The accompanying videos shows an enormous flock of starlings — a murmuration — swirling through the sky in a magnificent ballet that almost seems choreographed.
What makes possible the uncanny coordination of these murmurations, as starling flocks are so beautifully known? Until recently, it was hard to say. Scientists had to wait for the tools of high-powered video analysis and computational modeling. And when these were finally applied to starlings, they revealed patterns known less from biology than cutting-edge physics.
Starling flocks, it turns out, are best described with equations of “critical transitions” — systems that are poised to tip, to be almost instantly and completely transformed, like metals becoming magnetized or liquid turning to gas. Each starling in a flock is connected to every other. When a flock turns in unison, it’s a phase transition.
At the individual level, the rules guiding this are relatively simple. When a neighbor moves, so do you. Depending on the flock’s size and speed and its members’ flight physiologies, the large-scale pattern changes. What’s complicated, or at least unknown, is how criticality is created and maintained.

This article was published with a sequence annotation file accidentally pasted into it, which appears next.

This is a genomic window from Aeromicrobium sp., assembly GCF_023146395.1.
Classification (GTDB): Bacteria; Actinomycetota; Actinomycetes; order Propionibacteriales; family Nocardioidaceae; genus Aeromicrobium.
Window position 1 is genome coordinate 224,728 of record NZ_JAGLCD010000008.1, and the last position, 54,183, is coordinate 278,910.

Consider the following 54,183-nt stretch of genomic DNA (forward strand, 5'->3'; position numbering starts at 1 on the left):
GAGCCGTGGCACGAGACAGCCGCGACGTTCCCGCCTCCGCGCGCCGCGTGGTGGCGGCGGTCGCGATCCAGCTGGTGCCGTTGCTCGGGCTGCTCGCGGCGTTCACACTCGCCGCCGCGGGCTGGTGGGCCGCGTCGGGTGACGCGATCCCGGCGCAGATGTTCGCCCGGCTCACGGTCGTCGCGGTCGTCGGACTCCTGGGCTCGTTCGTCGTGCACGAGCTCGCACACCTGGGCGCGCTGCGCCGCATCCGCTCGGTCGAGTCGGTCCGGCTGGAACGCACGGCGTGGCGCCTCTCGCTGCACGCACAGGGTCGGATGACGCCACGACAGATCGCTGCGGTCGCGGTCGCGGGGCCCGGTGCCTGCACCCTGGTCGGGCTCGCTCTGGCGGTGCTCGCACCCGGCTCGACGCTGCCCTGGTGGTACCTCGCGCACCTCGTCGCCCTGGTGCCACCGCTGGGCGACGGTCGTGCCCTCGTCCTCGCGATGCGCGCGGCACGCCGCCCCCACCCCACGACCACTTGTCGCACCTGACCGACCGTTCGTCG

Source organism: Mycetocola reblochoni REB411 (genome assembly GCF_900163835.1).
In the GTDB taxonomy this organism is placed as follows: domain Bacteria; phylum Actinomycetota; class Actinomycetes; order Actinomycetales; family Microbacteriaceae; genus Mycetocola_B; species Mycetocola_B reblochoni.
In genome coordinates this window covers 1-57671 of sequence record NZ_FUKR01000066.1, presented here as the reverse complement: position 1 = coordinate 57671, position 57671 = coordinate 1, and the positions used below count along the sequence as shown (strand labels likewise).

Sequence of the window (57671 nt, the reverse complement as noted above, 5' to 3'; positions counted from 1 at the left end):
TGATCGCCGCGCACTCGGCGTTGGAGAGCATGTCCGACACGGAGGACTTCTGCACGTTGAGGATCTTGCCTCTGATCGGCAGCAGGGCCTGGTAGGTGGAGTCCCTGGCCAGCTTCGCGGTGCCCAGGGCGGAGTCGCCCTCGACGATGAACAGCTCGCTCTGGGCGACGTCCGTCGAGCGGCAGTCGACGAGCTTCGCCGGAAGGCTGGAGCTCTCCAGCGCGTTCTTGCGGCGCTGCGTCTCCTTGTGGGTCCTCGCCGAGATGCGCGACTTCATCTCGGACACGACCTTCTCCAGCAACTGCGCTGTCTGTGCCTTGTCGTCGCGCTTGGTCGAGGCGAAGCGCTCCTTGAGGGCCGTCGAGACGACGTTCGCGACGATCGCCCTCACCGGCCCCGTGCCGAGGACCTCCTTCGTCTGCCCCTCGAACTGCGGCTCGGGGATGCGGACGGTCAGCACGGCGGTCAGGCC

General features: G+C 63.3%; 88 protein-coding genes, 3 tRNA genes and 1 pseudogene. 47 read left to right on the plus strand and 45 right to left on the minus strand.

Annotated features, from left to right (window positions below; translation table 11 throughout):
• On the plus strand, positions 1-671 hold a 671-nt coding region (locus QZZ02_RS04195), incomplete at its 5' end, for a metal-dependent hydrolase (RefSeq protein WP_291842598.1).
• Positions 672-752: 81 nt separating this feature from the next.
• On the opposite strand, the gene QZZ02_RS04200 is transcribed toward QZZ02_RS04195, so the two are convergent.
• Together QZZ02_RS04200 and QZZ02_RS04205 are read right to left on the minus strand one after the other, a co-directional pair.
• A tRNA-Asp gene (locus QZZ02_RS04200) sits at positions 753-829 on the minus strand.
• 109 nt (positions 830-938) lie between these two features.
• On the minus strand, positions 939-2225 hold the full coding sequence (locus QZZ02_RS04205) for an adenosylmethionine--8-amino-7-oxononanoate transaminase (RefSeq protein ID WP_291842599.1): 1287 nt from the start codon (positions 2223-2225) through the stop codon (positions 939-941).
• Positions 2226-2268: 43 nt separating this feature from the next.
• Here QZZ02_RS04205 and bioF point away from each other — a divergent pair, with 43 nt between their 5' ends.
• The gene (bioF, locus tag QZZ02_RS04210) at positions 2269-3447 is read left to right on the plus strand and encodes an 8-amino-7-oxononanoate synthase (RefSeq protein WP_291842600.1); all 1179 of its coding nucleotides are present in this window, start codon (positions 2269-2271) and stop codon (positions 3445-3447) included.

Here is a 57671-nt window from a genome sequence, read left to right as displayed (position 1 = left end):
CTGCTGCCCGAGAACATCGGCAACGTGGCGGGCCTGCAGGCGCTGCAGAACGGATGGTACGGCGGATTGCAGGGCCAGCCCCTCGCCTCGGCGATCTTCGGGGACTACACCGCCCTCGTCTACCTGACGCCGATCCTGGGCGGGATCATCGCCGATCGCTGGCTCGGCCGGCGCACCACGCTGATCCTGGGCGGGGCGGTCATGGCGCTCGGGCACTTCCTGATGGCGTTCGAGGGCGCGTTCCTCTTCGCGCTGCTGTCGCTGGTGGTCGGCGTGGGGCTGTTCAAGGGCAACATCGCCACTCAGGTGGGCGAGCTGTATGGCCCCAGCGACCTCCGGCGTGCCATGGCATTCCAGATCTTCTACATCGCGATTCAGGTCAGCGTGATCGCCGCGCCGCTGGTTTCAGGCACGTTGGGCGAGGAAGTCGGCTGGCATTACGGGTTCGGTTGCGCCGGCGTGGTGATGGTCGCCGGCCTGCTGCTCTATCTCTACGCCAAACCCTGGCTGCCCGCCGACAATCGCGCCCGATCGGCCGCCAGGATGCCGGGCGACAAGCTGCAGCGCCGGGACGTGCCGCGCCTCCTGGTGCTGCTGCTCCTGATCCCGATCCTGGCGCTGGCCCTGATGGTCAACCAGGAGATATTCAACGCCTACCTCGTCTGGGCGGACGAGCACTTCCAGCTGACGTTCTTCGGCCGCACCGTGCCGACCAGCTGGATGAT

It’s easy for a starling to turn when its neighbor turns — but what physiological mechanisms allow it to happen almost simultaneously in two birds separated by hundreds of feet and hundreds of other birds? That remains to be discovered, and the implications extend beyond birds. Starlings may simply be the most visible and beautiful example of a biological criticality that also seems to operate in proteins and neurons, hinting at universal principles yet to be understood.